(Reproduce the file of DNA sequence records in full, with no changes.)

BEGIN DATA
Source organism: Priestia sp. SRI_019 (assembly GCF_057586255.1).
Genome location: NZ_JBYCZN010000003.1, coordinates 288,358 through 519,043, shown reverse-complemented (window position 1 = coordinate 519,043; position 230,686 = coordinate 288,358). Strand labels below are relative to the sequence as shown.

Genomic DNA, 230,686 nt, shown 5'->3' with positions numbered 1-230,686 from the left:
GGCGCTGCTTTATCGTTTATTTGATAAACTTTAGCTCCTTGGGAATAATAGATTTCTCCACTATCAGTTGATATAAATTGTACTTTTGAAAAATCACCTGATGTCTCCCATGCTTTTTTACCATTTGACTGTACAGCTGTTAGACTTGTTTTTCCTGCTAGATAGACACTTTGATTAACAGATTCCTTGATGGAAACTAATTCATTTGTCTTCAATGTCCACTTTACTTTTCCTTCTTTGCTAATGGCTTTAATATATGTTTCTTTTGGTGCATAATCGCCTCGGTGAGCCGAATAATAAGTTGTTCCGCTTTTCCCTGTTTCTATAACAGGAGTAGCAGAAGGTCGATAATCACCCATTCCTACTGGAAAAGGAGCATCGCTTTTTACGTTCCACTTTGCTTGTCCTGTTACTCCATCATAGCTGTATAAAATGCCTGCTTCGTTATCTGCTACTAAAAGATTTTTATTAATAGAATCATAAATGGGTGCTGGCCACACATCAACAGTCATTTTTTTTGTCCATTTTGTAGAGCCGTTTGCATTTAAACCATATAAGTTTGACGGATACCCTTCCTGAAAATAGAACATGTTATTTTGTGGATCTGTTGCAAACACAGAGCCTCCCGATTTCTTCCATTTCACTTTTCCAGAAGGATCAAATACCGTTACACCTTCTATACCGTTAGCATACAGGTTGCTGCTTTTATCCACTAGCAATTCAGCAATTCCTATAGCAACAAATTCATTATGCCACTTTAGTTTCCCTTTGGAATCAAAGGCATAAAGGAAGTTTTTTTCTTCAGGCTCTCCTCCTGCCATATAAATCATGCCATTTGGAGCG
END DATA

Source organism: Priestia sp. SRI_019 (assembly GCF_057586255.1).
Genome location: NZ_JBYCZN010000003.1, coordinates 288,358 through 519,043, shown reverse-complemented (window position 1 = coordinate 519,043; position 230,686 = coordinate 288,358). Strand labels below are relative to the sequence as shown.

Genomic DNA, 230,686 nt, shown 5'->3' with positions numbered 1-230,686 from the left:
GGCGCTGCTTTATCGTTTATTTGATAAACTTTAGCTCCTTGGGAATAATAGATTTCTCCACTATCAGTTGATATAAATTGTACTTTTGAAAAATCACCTGATGTCTCCCATGCTTTTTTACCATTTGACTGTACAGCTGTTAGACTTGTTTTTCCTGCTAGATAGACACTTTGATTAACAGATTCCTTGATGGAAACTAATTCATTTGTCTTCAATGTCCACTTTACTTTTCCTTCTTTGCTAATGGCTTTAATATATGTTTCTTTTGGTGCATAATCGCCTCGGTGAGCCGAATAATAAGTTGTTCCGCTTTTCCCTGTTTCTATAACAGGAGTAGCAGAAGGTCGATAATCACCCATTCCTACTGGAAAAGGAGCATCGCTTTTTACGTTCCACTTTGCTTGTCCTGTTACTCCATCATAGCTGTATAAAATGCCTGCTTCGTTATCTGCTACTAAAAGATTTTTATTAATAGAATCATAAATGGGTGCTGGCCACACATCAACAGTCATTTTTTTTGTCCATTTTGTAGAGCCGTTTGCATTTAAACCATATAAGTTTGACGGATACCCTTCCTGAAAATAGAACATGTTATTTTGTGGATCTGTTGCAAACACAGAGCCTCCCGATTTCTTCCATTTCACTTTTCCAGAAGGATCAAATACCGTTACACCTTCTATACCGTTAGCATACAGGTTGCTGCTTTTATCCACTAGCAATTCAGCAATTCCTATAGCAACAAATTCATTATGCCACTTTAGTTTCCCTTTGGAATCAAAGGCATAAAGGAAGTTTTTTTCTTCAGGCTCTCCTCCTGCCATATAAATCATGCCATTTGGAGCG